Study your flashcards anywhere!

Download the official Cram app for free >

  • Shuffle
    Toggle On
    Toggle Off
  • Alphabetize
    Toggle On
    Toggle Off
  • Front First
    Toggle On
    Toggle Off
  • Both Sides
    Toggle On
    Toggle Off
  • Read
    Toggle On
    Toggle Off
Reading...
Front

How to study your flashcards.

Right/Left arrow keys: Navigate between flashcards.right arrow keyleft arrow key

Up/Down arrow keys: Flip the card between the front and back.down keyup key

H key: Show hint (3rd side).h key

A key: Read text to speech.a key

image

Play button

image

Play button

image

Progress

1/39

Click to flip

39 Cards in this Set

  • Front
  • Back
Allegory
The device of using character and/or elements symbolically to represent an abstraction in addition to the literal meaning
Allusion
A direct or indirect reference to something which is presumable commonly known, such as an event, book, myth, place, or work of art
Antecedent
The word, phrase, or clause referred to by a pronoun.
Antithesis
the opposition of contrast of ideas; the direct opposite.
Aphorism
A terse statement of known authorship which expresses a general truth or a moral principle.
Clause
A grammatical unit that contains boh a subject and a verb. An independent, or main, clause expresses a complete thought and can stand alsone as a sentence
Colloquial/colloqialism
the use of slang or informalities in speech or writing. Not generally acceptable for formal writing,
Connotation
The non-literal, associative meaning of a word; the implied, suggested meaning. Connotiations may involve ideas, emotions, or attitudes
Denotation
The strict, literal, dictionary definition of a word, devoid of any emotion, attitude, or color.
Diction
writer's word choices
Didactic
From the Greek, didactic literraly means "teaching" didactic words have the primary aim of teaching or instructin, expecially the teaching of moral or ethical principles
Ethos
an appeal based on the character of the speaker
extended metaphor
a metaphor developed at great length, occuring frequently in or throughout a work
inference/infer
to draw a reasonable conclusion from the information presented
invective
an emotionally violent, verbal denunciation or attack using strong, abusive language.
Irony/ironic
The contrast between what is stated explicitly and what is really meant, or the difference between what appears to be and what is actually true. verbal, situational, dramatic
logos
an appeal based on logic or reason
metaphor
a figure of speech using implied comparison of seemingly unlike things or the substitution of one for the other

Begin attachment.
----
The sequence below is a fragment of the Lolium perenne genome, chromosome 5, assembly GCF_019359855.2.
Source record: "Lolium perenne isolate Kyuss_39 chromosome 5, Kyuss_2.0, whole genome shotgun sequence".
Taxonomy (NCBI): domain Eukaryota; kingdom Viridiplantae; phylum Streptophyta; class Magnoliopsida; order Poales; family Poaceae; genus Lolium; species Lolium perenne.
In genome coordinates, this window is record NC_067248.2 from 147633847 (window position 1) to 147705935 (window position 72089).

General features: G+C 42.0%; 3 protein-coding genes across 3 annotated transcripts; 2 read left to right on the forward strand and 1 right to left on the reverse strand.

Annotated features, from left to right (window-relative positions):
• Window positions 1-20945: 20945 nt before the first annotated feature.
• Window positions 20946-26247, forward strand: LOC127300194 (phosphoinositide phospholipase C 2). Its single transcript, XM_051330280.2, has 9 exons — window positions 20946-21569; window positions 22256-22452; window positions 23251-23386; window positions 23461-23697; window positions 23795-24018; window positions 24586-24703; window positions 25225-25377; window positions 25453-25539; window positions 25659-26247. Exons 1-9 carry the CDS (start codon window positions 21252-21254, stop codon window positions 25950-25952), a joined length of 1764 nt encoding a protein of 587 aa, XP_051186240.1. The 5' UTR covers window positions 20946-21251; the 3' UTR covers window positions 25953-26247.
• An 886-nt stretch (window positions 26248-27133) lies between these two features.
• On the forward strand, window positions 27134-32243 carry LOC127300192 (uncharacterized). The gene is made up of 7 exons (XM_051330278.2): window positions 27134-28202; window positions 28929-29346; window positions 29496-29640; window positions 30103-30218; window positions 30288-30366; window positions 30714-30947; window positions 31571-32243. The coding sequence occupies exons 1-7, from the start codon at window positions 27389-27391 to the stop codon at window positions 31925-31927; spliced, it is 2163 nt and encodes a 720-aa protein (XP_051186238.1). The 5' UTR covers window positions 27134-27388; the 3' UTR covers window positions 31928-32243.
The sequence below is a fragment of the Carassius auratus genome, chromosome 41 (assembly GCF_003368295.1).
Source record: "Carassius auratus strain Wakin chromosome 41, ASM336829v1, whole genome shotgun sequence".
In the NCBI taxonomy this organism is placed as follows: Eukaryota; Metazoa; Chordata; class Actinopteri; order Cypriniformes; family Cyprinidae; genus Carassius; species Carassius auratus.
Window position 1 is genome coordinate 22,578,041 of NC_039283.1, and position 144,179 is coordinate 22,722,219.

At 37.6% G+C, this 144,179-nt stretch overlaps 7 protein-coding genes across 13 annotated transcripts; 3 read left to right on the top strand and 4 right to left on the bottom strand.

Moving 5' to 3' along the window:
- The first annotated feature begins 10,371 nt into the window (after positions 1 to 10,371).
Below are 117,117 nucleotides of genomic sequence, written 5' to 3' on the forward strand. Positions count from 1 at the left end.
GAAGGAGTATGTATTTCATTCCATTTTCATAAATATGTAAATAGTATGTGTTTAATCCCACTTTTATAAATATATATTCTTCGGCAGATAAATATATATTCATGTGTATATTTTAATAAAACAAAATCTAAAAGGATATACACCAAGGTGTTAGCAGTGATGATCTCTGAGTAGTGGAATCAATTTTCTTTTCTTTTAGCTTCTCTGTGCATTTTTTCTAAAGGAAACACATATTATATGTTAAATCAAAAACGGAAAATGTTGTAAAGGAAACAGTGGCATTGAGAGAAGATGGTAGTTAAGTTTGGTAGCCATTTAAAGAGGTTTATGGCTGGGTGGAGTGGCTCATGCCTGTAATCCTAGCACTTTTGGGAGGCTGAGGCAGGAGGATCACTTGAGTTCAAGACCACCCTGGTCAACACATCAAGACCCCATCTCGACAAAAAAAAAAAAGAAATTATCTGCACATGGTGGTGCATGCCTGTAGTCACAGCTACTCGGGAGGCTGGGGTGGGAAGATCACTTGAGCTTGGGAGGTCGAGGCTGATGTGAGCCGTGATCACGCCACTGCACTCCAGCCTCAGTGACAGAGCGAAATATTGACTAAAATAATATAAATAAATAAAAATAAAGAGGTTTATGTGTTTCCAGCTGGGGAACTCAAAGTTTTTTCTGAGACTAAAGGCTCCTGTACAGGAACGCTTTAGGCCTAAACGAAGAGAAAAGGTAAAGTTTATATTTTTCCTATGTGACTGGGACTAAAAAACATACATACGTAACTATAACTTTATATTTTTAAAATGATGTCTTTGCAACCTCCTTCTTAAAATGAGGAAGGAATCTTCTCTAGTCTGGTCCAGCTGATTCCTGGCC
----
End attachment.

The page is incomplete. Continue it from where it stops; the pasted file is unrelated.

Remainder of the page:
metonymy
A term from the Greek meaning :changed label" or "substitute name" metonymy is a figure of speech in which the name of one object is substituted for that of another closely associated with it.
narrative
the telling of a story or an account of an event or series of events.
oxymoron
figure of speech wherein the author groups apparently contradictory terms to suggest a paradox.ex. jumbo shrimp, cruel kindness
paradox
a statement that appears to be self-contradictory or opposed to common sense but upon closer inspection contains some degree of truth or validity Ex. It was the best of times, it was the worst of times
parallelism
also referred to as paralles construction of parallel structure, this term comes from Greek roots meaning "beside one another" "ask not what your countyr can do for you but what you can do for your country
anaphora
a sub type of parallelism, when the exact repetition of words or phrases at the beginning of successive lines of sentences. MLK used anaphora in his famous"I Have a Dream" speech
parody
a work that closely imitates the style or content of another with the specific aim of comic effect and/or ridicule
pathos
an appeal based on emotion
pedantic
an adjective that describes words, phrases, or general tone that is overly scholarly, academic, or bookish "show offy"
periodic sentence
sentence that presents its central meaning in a main clause at the end,"after a long, bumpy flight and miltiple delays, I arrived at the San Diego airport
rhetoric
Greek-"orator" this term describes the principles governing the art of writing effectively, eloquently, and persuasively
satire
work that targets human vices and follies or social institution and conventions for reform or ridicule
style
an evaluation of the sum of the choices an author makes in blending diction, syntax, figurative language, and other literary devices
syllogism
greek-"reckonging together" a deductive system of formal logic that presents two premises, that inevitagbly lead to a sound conclusion. : major premise:all men are mortal, minor premise: Socrates is a man,conclusoin: therefore, Socrates is a mortal
synecdoche
a figure of speech in which a part of something is used to represent the whole or, occasionally, the whole is used to represent a part: sail:boat, wheels:car,the strings:orchestra
synesthesia
when one kind of sensory stimulus evokes the subjective experience of another: lit.-refers to the practice of associating two or more different senses in the same image: "taste the pain
syntax
the way an wuthor chooses to join words into phrases, clauses,and sentences: sentence structure
theme
central idea or message of a work, the insight it offers into life. Usually theme is unstated in fictional works, but in nonfiction, the theme may be directly state, especially in expository or argumentative writing
tone
similar to mood, tone describes the author's attitude toward his material, the audience, or both
transition
a word or phrase that links differedt ideas
understatement
the ironic minimalizing of fact, understatement presents soemthing as less significant that it is. effect can be humorous and emphatic